The Rogue product line is the ‘house brand’ of a large nation-wide guitar outlet chain. These guitars are designed in S. Korea and built in China, intended to be a low-price entry-level guitar.
This particular guitar, a dreadnaught RD80, was a scratch-n-dent guitar, previously owned for a short time by a local school’s music program. It was returned under warranty because one of the tuning machines had shelled out. To the credit of the local store manager, he honored the warranty AND marked the guitar down further for me. I happily purchased it, intending to refurbish it for one of my students.
There were a couple of challenges in refurbishing this guitar, as we will see below. I was not sure that the guitar would be worth the effort, but on the other hand, my student loved the guitar and wanted badly to play it.
The OEM tuners are junk. However, I thought I could take them apart, shuffle in some parts from other tuners, and make them work. Perhaps a little trombone slide grease and judicious filing and fitting would be in order.
Here you can see that the plastic OEM saddle had already begun to experience some serious cheese-slicing from the tension of the strings. This saddle will be discarded and a synthetic bone compensated bridge will be put on order. It is a standard size and so will require a minimum of gun-smithing to make the new saddle fit. While removing the string pegs, I reached inside the guitar to push them out from the inside. Apparently the holes for the pegs are bored after the bridge is installed, because I could feel chips where the soundboard had broken out during the drilling process. This is not unexpected from a mass-produced item, but it may be an issue in the future. Stay Tuned!
Here you can see the stripped brass gear. At least brass is recyclable.
After doing some gun-smithing, I re-installed them. You can see that I left off the covers. This would allow me to ride herd on the lubrication and keep things in alignment.
What to do about the paint pen? A little Ax Wax on a rag and some elbow-grease lifted the paint and left the original poly finish in fine shape. You can see no trace of the paint pen at all. Thanks for the tip, Pete!
Here we have restrung to tension and checked the neck. Surprisingly, this inexpensive guitar has a truss rod.
A set of Gotoh tuners were secured via eBay. These tuners are gold plated, which I thought would look less tacky than the chrome OEM tuners on the black finish of this guitar. In this pic, I’m reaming out the headstock for the larger 10mm tuners.
The mounting screws on the Gotoh tuners are in a different position than the OEM tuners, so the original screw holes would be filled with this dowel rod, sanded down to about 3/32 inch. A dab of black nail polish (it’s polyurethane too, remember?) would secure the dowel and finish over the repair, part of which would be underneath the tuners anyway.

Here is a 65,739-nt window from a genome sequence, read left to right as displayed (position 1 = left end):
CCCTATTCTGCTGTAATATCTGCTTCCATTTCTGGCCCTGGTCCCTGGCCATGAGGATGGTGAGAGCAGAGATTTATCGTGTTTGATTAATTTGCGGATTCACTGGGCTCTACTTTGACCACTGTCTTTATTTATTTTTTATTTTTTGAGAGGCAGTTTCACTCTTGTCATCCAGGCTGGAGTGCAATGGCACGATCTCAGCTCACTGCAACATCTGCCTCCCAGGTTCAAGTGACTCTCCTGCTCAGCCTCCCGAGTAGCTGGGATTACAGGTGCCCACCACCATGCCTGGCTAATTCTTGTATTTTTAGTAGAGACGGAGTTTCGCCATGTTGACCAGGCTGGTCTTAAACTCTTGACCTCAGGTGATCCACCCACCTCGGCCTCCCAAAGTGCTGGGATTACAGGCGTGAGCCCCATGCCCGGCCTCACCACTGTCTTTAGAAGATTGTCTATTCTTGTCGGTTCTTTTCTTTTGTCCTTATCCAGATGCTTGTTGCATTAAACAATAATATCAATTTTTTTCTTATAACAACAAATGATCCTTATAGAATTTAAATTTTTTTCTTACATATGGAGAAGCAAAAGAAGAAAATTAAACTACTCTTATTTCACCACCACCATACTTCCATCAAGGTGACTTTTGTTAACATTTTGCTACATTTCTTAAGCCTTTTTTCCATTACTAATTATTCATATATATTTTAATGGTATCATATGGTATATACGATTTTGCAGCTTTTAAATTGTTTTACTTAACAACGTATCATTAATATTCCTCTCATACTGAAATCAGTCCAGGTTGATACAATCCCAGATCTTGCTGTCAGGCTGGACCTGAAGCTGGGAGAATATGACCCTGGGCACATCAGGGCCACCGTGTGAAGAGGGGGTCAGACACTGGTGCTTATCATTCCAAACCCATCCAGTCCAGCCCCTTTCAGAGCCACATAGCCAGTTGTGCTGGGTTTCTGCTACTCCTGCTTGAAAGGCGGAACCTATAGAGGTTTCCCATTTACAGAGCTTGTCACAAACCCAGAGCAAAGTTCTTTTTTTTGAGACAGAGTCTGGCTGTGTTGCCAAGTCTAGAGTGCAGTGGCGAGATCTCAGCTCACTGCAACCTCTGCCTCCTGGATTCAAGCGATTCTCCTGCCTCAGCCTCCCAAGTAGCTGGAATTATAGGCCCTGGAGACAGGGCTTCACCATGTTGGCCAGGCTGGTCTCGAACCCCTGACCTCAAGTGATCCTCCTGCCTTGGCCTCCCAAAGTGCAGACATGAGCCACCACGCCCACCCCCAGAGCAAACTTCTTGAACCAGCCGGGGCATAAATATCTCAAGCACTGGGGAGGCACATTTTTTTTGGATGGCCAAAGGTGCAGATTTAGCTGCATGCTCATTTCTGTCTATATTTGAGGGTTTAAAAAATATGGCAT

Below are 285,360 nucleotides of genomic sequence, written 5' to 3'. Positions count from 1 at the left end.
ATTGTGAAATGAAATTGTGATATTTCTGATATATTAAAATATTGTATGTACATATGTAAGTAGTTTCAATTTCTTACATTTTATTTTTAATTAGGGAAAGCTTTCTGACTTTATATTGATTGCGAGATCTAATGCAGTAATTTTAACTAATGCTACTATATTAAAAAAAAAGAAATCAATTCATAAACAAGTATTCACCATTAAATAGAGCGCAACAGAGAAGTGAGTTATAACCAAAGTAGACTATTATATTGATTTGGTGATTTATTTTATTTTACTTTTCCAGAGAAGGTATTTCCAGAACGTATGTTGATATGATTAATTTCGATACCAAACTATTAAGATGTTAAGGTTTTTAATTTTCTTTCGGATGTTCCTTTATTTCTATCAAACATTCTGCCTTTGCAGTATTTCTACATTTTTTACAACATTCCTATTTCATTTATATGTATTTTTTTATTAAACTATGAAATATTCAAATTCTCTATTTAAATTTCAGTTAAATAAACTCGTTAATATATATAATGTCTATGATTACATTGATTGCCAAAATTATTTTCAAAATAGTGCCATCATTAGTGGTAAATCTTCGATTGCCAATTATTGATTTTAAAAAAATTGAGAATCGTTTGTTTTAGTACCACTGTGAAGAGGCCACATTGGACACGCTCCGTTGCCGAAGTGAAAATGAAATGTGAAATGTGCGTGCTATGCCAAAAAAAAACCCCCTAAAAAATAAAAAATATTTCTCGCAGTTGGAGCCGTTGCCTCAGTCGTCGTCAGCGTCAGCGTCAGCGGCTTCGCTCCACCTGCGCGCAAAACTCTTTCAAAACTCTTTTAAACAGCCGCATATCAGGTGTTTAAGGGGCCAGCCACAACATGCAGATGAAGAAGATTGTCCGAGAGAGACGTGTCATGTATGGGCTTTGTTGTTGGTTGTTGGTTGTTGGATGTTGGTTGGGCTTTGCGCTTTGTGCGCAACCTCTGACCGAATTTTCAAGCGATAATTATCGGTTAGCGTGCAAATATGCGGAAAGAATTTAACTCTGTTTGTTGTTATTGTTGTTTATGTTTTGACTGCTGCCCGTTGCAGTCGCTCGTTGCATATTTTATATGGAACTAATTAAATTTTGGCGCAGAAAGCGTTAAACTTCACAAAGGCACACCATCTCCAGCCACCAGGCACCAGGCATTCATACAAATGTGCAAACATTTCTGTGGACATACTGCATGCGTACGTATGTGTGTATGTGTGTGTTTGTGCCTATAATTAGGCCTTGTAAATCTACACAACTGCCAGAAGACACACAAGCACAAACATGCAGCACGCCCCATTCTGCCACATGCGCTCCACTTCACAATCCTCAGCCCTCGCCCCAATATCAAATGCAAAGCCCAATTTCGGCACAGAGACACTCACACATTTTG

The dowels were trimmed flush with the back of the headstock. Then, black fingernail polish was used to touch up the repair. A couple of coats were adequate to seal the wood and leave a nice glossy dot where the repair had been made.
Here are the gold Gotoh tuners installed in the guitar. The hole filling repair is almost invisible. And they look nice! A vendor on eBay has some stock branded “Tacoma” Guitars. Tacoma was a US-based builder for a while, then were purchased by Fender and apparently phased out. Look for their hardware on eBay if you want some nice stuff at clearance prices!
Another view of the tuners, with a set of Ernie Ball 80/20 strings that Pete recommended. Wow, this guitar really sings with the different strings. Nothing against the Martin set that was on it before, but the Ernie Ball strings really made this guitar come alive!
The Bad :
The soundboard is plywood spruce, and the fretboard is not first-quality wood as there is a funny grain irregularity. The fretboard workmanship was a little rough and some of the fret wire ends could snag a cleaning rag (or your finger.) The carnage underneath the bridge, the result of boring the string peg holes after the guitar was assembled, was almost unbearable. A small handful of wood chips were removed from the interior of the guitar. The cheap tuning machines and cheap saddle was on par for a low-priced instrument.
The fret wires were easily refinished and polished and the ends filed smooth. The funny grain irregularity in the fret board almost disappears if the fretboard is kept oiled. Replacing the tuners was a no-brainer. The new strings and saddle made a huge improvement in the sound of this guitar. After modifications, this guitar has a great voice.
My original student changed jobs and couldn’t keep the guitar, so I now use it daily. I enjoy playing this guitar as much as ANY guitar I’ve owned. The Martin resonance of the body and the almost-Fender chimey sound prevent me from putting this guitar back on the stand. I play it until my hands ache. It is an incredibly fun guitar to play. I wouldn’t hesitate to perform live with this guitar. Maybe it’s because I’ve whipped this scratch-n-dent guitar into shape, but I think maybe it’s more; The exceptional sound just draws me back to this box. Take off your gear-snob hat and do not cast aside these Chinese guitars. While you may look at a Chinese for a beach guitar, you may find a diamond in the rough.
UPDATE 23 February 2014 – This guitar, bag, strap and strap locks, electronic tuner, and a couple of sets of strings were lifted out of my office at work. I never expect to see this guitar again, but stranger things have happened! So, after all, it’s a good enough guitar for someone to walk past more expensive guitars and take this one. Rock and Roll!